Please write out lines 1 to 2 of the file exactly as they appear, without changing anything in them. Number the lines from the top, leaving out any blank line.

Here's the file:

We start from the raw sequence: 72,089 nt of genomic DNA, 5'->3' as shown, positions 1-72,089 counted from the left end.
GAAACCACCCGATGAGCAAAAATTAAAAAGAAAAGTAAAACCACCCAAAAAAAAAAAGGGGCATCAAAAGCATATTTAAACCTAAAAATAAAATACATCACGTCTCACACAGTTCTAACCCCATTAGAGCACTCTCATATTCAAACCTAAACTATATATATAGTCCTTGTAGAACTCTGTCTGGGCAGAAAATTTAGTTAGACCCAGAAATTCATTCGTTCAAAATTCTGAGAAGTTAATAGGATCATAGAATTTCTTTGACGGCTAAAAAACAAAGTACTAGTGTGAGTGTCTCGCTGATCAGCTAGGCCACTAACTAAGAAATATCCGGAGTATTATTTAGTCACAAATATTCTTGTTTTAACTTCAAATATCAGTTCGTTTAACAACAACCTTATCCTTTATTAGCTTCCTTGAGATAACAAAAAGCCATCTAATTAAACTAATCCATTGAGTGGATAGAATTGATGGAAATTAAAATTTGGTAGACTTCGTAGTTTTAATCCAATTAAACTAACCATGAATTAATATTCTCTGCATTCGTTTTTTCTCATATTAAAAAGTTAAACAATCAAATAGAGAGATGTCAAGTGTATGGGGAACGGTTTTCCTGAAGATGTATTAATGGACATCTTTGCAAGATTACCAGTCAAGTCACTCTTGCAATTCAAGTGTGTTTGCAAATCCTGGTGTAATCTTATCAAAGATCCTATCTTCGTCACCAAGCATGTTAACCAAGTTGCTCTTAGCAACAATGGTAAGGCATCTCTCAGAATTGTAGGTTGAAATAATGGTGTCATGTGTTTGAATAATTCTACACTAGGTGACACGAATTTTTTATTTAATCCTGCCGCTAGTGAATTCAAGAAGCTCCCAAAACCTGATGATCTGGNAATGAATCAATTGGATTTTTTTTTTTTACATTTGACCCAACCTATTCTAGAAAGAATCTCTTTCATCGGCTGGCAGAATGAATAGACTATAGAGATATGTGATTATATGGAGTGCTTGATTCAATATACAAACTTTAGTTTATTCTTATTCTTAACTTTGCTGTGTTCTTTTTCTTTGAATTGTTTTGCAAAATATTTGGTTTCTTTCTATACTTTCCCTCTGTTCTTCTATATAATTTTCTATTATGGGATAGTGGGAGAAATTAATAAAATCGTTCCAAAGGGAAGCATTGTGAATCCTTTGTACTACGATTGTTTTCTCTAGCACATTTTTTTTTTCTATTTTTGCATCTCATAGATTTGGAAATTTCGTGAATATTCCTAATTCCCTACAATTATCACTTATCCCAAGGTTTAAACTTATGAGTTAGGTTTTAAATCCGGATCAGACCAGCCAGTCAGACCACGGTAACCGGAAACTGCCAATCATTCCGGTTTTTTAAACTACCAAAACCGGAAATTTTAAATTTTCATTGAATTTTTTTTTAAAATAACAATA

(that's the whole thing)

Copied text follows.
We start from the raw sequence: 72,089 nt of genomic DNA, 5'->3' as shown, positions 1-72,089 counted from the left end.
GAAACCACCCGATGAGCAAAAATTAAAAAGAAAAGTAAAACCACCCAAAAAAAAAAAGGGGCATCAAAAGCATATTTAAACCTAAAAATAAAATACATCACGTCTCACACAGTTCTAACCCCATTAGAGCACTCTCATATTCAAACCTAAACTATATATATAGTCCTTGTAGAACTCTGTCTGGGCAGAAAATTTAGTTAGACCCAGAAATTCATTCGTTCAAAATTCTGAGAAGTTAATAGGATCATAGAATTTCTTTGACGGCTAAAAAACAAAGTACTAGTGTGAGTGTCTCGCTGATCAGCTAGGCCACTAACTAAGAAATATCCGGAGTATTATTTAGTCACAAATATTCTTGTTTTAACTTCAAATATCAGTTCGTTTAACAACAACCTTATCCTTTATTAGCTTCCTTGAGATAACAAAAAGCCATCTAATTAAACTAATCCATTGAGTGGATAGAATTGATGGAAATTAAAATTTGGTAGACTTCGTAGTTTTAATCCAATTAAACTAACCATGAATTAATATTCTCTGCATTCGTTTTTTCTCATATTAAAAAGTTAAACAATCAAATAGAGAGATGTCAAGTGTATGGGGAACGGTTTTCCTGAAGATGTATTAATGGACATCTTTGCAAGATTACCAGTCAAGTCACTCTTGCAATTCAAGTGTGTTTGCAAATCCTGGTGTAATCTTATCAAAGATCCTATCTTCGTCACCAAGCATGTTAACCAAGTTGCTCTTAGCAACAATGGTAAGGCATCTCTCAGAATTGTAGGTTGAAATAATGGTGTCATGTGTTTGAATAATTCTACACTAGGTGACACGAATTTTTTATTTAATCCTGCCGCTAGTGAATTCAAGAAGCTCCCAAAACCTGATGATCTGGNAATGAATCAATTGGATTTTTTTTTTTTACATTTGACCCAACCTATTCTAGAAAGAATCTCTTTCATCGGCTGGCAGAATGAATAGACTATAGAGATATGTGATTATATGGAGTGCTTGATTCAATATACAAACTTTAGTTTATTCTTATTCTTAACTTTGCTGTGTTCTTTTTCTTTGAATTGTTTTGCAAAATATTTGGTTTCTTTCTATACTTTCCCTCTGTTCTTCTATATAATTTTCTATTATGGGATAGTGGGAGAAATTAATAAAATCGTTCCAAAGGGAAGCATTGTGAATCCTTTGTACTACGATTGTTTTCTCTAGCACATTTTTTTTTTCTATTTTTGCATCTCATAGATTTGGAAATTTCGTGAATATTCCTAATTCCCTACAATTATCACTTATCCCAAGGTTTAAACTTATGAGTTAGGTTTTAAATCCGGATCAGACCAGCCAGTCAGACCACGGTAACCGGAAACTGCCAATCATTCCGGTTTTTTAAACTACCAAAACCGGAAATTTTAAATTTTCATTGAATTTTTTTTTAAAATAACAATA